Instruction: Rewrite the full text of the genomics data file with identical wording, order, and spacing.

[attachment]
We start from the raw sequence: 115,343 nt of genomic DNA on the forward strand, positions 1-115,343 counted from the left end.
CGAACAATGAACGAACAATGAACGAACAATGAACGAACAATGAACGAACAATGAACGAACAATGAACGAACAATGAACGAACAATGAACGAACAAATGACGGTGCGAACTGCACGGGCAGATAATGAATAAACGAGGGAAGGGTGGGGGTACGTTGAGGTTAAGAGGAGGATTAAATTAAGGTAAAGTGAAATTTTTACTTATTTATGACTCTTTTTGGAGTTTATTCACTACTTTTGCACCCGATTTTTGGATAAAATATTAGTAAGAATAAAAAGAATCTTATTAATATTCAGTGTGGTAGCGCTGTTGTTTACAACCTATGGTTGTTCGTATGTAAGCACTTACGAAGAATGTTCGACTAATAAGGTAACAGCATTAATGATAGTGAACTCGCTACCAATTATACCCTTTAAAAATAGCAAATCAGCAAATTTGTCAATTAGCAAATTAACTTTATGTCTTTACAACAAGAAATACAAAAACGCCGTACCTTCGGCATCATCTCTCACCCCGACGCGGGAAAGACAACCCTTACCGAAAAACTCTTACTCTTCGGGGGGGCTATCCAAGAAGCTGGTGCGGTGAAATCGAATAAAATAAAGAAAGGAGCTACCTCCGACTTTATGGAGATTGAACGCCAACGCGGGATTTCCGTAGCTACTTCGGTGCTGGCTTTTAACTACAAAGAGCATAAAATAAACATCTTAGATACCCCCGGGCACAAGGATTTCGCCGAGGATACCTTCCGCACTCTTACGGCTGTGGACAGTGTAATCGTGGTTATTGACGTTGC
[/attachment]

We start from the raw sequence: 115,343 nt of genomic DNA on the forward strand, positions 1-115,343 counted from the left end.
CGAACAATGAACGAACAATGAACGAACAATGAACGAACAATGAACGAACAATGAACGAACAATGAACGAACAATGAACGAACAATGAACGAACAAATGACGGTGCGAACTGCACGGGCAGATAATGAATAAACGAGGGAAGGGTGGGGGTACGTTGAGGTTAAGAGGAGGATTAAATTAAGGTAAAGTGAAATTTTTACTTATTTATGACTCTTTTTGGAGTTTATTCACTACTTTTGCACCCGATTTTTGGATAAAATATTAGTAAGAATAAAAAGAATCTTATTAATATTCAGTGTGGTAGCGCTGTTGTTTACAACCTATGGTTGTTCGTATGTAAGCACTTACGAAGAATGTTCGACTAATAAGGTAACAGCATTAATGATAGTGAACTCGCTACCAATTATACCCTTTAAAAATAGCAAATCAGCAAATTTGTCAATTAGCAAATTAACTTTATGTCTTTACAACAAGAAATACAAAAACGCCGTACCTTCGGCATCATCTCTCACCCCGACGCGGGAAAGACAACCCTTACCGAAAAACTCTTACTCTTCGGGGGGGCTATCCAAGAAGCTGGTGCGGTGAAATCGAATAAAATAAAGAAAGGAGCTACCTCCGACTTTATGGAGATTGAACGCCAACGCGGGATTTCCGTAGCTACTTCGGTGCTGGCTTTTAACTACAAAGAGCATAAAATAAACATCTTAGATACCCCCGGGCACAAGGATTTCGCCGAGGATACCTTCCGCACTCTTACGGCTGTGGACAGTGTAATCGTGGTTATTGACGTTGC